Program note by Lindberg
Recording on YouTube
Mnemosyne's Pool for Orchestra
(2014; NWS commission; East Coast premiere)
Approximate duration: 38 minutes
Steven Mackey grew up in northern California, playing guitar in rock bands. He shelved his guitar for a decade when his focus shifted to composition, but his personal style really emerged when he began to incorporate the sound and energy of the electric guitar into his concert music. His career highlights include a Guggenheim Fellowship, commissions from such groups as the San Francisco Symphony and Kronos Quartet, and highly praised recordings of his music. Mnemosyne’s Pool was co-commissioned by four major orchestras and their international array of star conductors: The New World Symphony, led by Michael Tilson Thomas; The Los Angeles Philharmonic, led by Gustavo Dudamel; The National Symphony Orchestra, led by Christoph Eschenbach; and The Sydney Symphony Orchestra, led by David Robertson.
Mackey wrote the following program note.
Mnemosyne was a Greek Titaness, the Goddess of memory, and she represents the memory required to preserve and retell the stories of history and sagas of myth. After sleeping with Zeus for nine consecutive nights, she became the mother of the nine muses. She also presided over a pool in Hades that was the counterpart to the River Lethe, from which those that journeyed through the underworld drank to forget their past lives when reincarnated. Mnemosyne’s pool of remembrance was less frequented.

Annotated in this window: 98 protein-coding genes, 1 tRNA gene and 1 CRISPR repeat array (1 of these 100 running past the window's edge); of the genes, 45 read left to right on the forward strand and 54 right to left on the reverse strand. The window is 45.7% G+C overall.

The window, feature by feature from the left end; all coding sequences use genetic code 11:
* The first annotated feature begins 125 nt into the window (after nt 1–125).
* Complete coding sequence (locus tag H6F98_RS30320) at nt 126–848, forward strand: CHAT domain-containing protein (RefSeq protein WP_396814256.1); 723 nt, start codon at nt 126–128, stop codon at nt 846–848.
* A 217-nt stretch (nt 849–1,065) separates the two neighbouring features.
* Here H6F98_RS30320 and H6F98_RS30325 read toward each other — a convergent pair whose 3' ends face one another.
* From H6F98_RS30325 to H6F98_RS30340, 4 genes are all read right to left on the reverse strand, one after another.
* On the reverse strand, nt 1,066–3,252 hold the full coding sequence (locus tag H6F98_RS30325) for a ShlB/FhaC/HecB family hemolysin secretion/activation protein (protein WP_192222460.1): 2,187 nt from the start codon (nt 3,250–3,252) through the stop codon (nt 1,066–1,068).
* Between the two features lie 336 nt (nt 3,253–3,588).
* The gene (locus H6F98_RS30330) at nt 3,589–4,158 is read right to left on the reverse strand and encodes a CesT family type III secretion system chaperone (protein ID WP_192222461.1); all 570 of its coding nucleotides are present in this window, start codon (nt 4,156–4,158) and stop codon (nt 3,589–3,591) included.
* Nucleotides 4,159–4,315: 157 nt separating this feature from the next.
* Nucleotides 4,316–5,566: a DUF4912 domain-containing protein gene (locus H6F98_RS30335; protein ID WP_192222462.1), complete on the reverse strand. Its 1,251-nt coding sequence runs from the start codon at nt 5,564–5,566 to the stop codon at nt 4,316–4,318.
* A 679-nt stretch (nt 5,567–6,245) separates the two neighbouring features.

The role of memory in musical creation and reception is foregrounded in Mnemosyne’s Pool. For example, consider a note recalled from an earlier point in a musical line that does not flow naturally from the note it succeeds. A large awkward leap can signal to the listener and performer that the next note relates as much to its own previous occurrence as it does to the preceding note. A disjuncture sometimes asks the listener to remember an earlier point in the line instead of continue inexorably forward.
On a scale larger than the note-to-note continuity of a line, consider the approach to the recapitulation in the first movement of Beethoven’s Eroica Symphony. In this famed passage, the horn enters with a return of the theme before the strings have arrived at the proper harmony. There is the prankster interpretation which holds that the horn simply enters too early, overzealously looking forward, but I prefer to hear the horn as looking back, as a fleeting memory. The harmonic solecism acts as a cue to tell me that this is not actually happening in the present but is a brief recollection before returning to the present.